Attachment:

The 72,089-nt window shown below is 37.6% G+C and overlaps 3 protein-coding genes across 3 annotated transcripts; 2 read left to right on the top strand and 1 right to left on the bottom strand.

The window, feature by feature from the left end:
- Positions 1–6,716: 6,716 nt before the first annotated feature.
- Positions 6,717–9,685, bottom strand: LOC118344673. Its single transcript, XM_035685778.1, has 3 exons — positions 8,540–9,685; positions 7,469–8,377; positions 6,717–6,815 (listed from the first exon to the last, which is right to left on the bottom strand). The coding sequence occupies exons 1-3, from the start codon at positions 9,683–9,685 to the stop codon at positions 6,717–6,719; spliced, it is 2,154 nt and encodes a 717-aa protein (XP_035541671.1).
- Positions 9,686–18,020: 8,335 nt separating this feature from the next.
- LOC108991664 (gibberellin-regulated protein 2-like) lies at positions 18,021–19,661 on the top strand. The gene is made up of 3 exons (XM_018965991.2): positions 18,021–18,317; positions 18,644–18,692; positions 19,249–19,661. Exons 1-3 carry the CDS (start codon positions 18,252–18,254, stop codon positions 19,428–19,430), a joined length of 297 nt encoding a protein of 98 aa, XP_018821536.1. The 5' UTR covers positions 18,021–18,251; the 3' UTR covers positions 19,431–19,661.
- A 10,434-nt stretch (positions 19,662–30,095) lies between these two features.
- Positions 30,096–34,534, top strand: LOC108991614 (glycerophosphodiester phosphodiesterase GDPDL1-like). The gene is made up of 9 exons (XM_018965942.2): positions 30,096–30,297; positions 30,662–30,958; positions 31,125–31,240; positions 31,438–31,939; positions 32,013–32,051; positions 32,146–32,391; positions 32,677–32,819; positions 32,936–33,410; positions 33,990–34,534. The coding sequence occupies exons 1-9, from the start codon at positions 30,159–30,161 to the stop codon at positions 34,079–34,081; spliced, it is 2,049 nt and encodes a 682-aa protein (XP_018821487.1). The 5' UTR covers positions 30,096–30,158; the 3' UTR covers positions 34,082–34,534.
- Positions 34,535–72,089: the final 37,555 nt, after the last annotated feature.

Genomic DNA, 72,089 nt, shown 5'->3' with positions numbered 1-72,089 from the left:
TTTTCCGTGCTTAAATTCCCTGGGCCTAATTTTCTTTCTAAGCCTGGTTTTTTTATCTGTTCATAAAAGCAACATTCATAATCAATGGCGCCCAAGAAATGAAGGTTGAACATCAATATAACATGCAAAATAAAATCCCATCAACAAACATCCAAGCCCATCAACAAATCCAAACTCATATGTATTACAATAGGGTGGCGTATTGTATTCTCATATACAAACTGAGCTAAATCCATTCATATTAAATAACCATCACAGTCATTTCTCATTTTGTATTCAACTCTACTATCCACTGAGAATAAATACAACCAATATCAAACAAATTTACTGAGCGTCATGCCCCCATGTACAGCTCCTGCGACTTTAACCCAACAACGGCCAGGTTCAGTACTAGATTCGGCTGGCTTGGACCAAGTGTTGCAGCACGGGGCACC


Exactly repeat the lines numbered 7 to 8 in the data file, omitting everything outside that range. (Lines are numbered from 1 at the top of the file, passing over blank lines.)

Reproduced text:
- A 10,434-nt stretch (positions 19,662–30,095) lies between these two features.
- Positions 30,096–34,534, top strand: LOC108991614 (glycerophosphodiester phosphodiesterase GDPDL1-like). The gene is made up of 9 exons (XM_018965942.2): positions 30,096–30,297; positions 30,662–30,958; positions 31,125–31,240; positions 31,438–31,939; positions 32,013–32,051; positions 32,146–32,391; positions 32,677–32,819; positions 32,936–33,410; positions 33,990–34,534. The coding sequence occupies exons 1-9, from the start codon at positions 30,159–30,161 to the stop codon at positions 34,079–34,081; spliced, it is 2,049 nt and encodes a 682-aa protein (XP_018821487.1). The 5' UTR covers positions 30,096–30,158; the 3' UTR covers positions 34,082–34,534.